British officers serving with the Hong Kong Police Force could face a private prosecution in Britain over alleged acts of torture committed during last year’s protests.
Nathan Law Kwun-chung, a Hong Kong activist now self-exiled in London, launched a campaign on Monday calling for evidence to help in the ongoing investigation, so far handled by lawyers engaged by campaigners.
People who were trapped and tear-gassed in Citic Tower in Wan Chai on June 12 last year should come forward and give evidence, Law told a virtual press conference.
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Both Conservative and Labour members of parliament have called for allegations of police brutality in Hong Kong to be investigated – a claim rejected by the force – piling pressure on the British officers who continued to serve after the 1997 handover.
Some of these officers played a role in quelling the protests, triggered by a bill that would have allowed suspects to be sent to mainland China for trial. The bill was later withdrawn.
The Hong Kong police have not responded to a request for comment.
“These police officers are the shame of Britain. For too long they have been allowed to live some kind of postcolonial dream in Hong Kong, beating up people with impunity and overseeing truly shocking atrocities,” said Luke de Pulford of London-based group Hong Kong Watch, who co-launched the campaign with Law.
He added that “at least five” Britons had been identified. He refused to name them, but said initial legal advice suggested that they would likely have a case to answer on torture.
The Crown Prosecution Service said that “in some cases” private prosecutions in the English courts must seek the consent of the attorney general or director of public prosecutions.
“When it comes to it, I hope the UK attorney general and the director of public prosecutions will see that this case is clearly in the public interest,” Law said. “British citizens have been responsible for heinous brutality in Hong Kong, and the UK must hold them to account.”
Michael Polak, a lawyer in Britain, said the action was necessary as the integrity of Hong Kong’s Independent Police Complaints Council had been called into question.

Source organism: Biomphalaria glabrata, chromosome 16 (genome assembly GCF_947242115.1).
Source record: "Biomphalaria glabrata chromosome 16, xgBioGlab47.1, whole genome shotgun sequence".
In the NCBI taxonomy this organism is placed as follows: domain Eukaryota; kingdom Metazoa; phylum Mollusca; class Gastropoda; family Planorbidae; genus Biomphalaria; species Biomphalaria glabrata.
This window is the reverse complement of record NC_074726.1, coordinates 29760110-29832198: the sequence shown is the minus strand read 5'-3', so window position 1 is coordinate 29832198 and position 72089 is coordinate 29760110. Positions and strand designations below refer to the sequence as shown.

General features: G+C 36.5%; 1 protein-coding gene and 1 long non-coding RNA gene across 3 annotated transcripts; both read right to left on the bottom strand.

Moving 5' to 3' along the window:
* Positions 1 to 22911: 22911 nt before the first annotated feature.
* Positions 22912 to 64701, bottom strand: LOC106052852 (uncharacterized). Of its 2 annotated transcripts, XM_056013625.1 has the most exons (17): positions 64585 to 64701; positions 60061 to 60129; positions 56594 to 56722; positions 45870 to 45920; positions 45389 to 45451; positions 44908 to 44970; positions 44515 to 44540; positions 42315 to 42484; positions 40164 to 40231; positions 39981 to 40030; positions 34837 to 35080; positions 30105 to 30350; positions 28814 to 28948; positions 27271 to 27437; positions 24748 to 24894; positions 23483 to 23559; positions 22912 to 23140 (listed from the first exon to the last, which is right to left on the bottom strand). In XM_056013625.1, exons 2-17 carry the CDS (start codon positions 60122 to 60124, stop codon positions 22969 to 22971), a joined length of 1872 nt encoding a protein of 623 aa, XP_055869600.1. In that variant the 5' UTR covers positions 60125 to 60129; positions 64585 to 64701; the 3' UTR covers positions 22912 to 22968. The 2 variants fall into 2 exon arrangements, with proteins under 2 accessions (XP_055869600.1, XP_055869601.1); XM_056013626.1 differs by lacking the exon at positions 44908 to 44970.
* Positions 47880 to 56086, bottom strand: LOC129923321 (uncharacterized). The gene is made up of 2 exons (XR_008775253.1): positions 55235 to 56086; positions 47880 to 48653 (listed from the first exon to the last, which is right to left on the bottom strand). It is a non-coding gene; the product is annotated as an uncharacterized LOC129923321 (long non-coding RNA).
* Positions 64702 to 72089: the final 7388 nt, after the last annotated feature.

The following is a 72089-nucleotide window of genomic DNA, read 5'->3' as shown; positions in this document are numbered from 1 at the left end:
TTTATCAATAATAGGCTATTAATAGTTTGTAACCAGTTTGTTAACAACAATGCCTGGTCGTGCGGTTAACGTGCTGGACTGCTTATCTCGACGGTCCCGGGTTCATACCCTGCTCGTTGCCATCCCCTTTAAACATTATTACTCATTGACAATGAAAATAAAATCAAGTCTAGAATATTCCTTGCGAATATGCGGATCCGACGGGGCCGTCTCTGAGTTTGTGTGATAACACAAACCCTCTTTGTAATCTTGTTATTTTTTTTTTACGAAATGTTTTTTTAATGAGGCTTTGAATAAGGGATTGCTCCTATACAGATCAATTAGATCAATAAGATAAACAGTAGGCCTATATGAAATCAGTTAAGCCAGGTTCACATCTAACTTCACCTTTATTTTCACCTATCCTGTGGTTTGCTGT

Hong Kong protests: policeman facing private prosecution over shooting launches High Court bid to have case thrown out
Anyone who had been subject to “severe pain and suffering, physical or mental” from the police officers, including the illegitimate use of tear gas, could submit evidence to the campaign, Polak said.
Torture is considered a matter of universal jurisdiction under English law, meaning that the British courts could decide on acts committed in, for example, Hong Kong.
Offences covered by universal jurisdiction include certain war crimes, torture and hostage-taking and anyone can apply to the courts for an arrest warrant to ensure those guilty of these crimes abroad face justice in Britain.
Previous cases involving such judicial exercise of universal jurisdiction have usually involved war crimes.
In Hong Kong, Democratic Party lawmaker Ted Hui Chi-fung raised HK$3.38 million (US$434,000) through crowdfunding and launched a private prosecution against a police officer who shot a protester with a live round last year.
The case has been given the green light to proceed by Eastern Court, with the officer scheduled to enter his plea on a count of shooting with intent and two firearm charges on August 31.
But on Monday the officer’s lawyer filed an application at the High Court for a judicial review, seeking to quash his prosecution.
They argued that it was a violation of Article 63 of the Basic Law, the city’s mini-constitution, which said the Department of Justice “shall control criminal prosecutions”.
Hui is also considering another prosecution against the officer who repeatedly drove a motorcycle into a crowd during a separate protest on November 11, the same day as the shooting.
He he has offered a HK$200,000 reward for the rider’s identity.
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This article British police officers could face prosecution in UK over Hong Kong torture claims first appeared on South China Morning Post